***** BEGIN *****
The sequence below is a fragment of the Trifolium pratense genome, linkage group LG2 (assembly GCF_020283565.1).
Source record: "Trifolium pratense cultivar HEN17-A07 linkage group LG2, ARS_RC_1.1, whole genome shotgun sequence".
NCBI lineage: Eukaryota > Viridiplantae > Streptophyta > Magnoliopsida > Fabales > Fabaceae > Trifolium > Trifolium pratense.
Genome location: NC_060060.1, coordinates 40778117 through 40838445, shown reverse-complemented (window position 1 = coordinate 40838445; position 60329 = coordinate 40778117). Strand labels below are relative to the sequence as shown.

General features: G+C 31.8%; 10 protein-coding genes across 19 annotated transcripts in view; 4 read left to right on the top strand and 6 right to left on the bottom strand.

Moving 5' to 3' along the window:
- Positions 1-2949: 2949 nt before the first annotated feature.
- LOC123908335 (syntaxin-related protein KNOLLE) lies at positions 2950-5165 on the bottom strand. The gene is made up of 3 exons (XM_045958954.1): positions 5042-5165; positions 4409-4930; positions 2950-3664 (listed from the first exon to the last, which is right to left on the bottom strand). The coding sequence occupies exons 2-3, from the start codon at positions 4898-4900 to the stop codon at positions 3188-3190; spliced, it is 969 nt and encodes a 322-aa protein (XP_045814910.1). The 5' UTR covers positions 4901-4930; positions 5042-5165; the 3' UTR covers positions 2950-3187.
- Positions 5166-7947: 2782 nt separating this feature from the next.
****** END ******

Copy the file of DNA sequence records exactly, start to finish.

The sequence below is a fragment of the Trifolium pratense genome, linkage group LG2 (assembly GCF_020283565.1).
Source record: "Trifolium pratense cultivar HEN17-A07 linkage group LG2, ARS_RC_1.1, whole genome shotgun sequence".
NCBI lineage: Eukaryota > Viridiplantae > Streptophyta > Magnoliopsida > Fabales > Fabaceae > Trifolium > Trifolium pratense.
Genome location: NC_060060.1, coordinates 40778117 through 40838445, shown reverse-complemented (window position 1 = coordinate 40838445; position 60329 = coordinate 40778117). Strand labels below are relative to the sequence as shown.

General features: G+C 31.8%; 10 protein-coding genes across 19 annotated transcripts in view; 4 read left to right on the top strand and 6 right to left on the bottom strand.

Moving 5' to 3' along the window:
- Positions 1-2949: 2949 nt before the first annotated feature.
- LOC123908335 (syntaxin-related protein KNOLLE) lies at positions 2950-5165 on the bottom strand. The gene is made up of 3 exons (XM_045958954.1): positions 5042-5165; positions 4409-4930; positions 2950-3664 (listed from the first exon to the last, which is right to left on the bottom strand). The coding sequence occupies exons 2-3, from the start codon at positions 4898-4900 to the stop codon at positions 3188-3190; spliced, it is 969 nt and encodes a 322-aa protein (XP_045814910.1). The 5' UTR covers positions 4901-4930; positions 5042-5165; the 3' UTR covers positions 2950-3187.
- Positions 5166-7947: 2782 nt separating this feature from the next.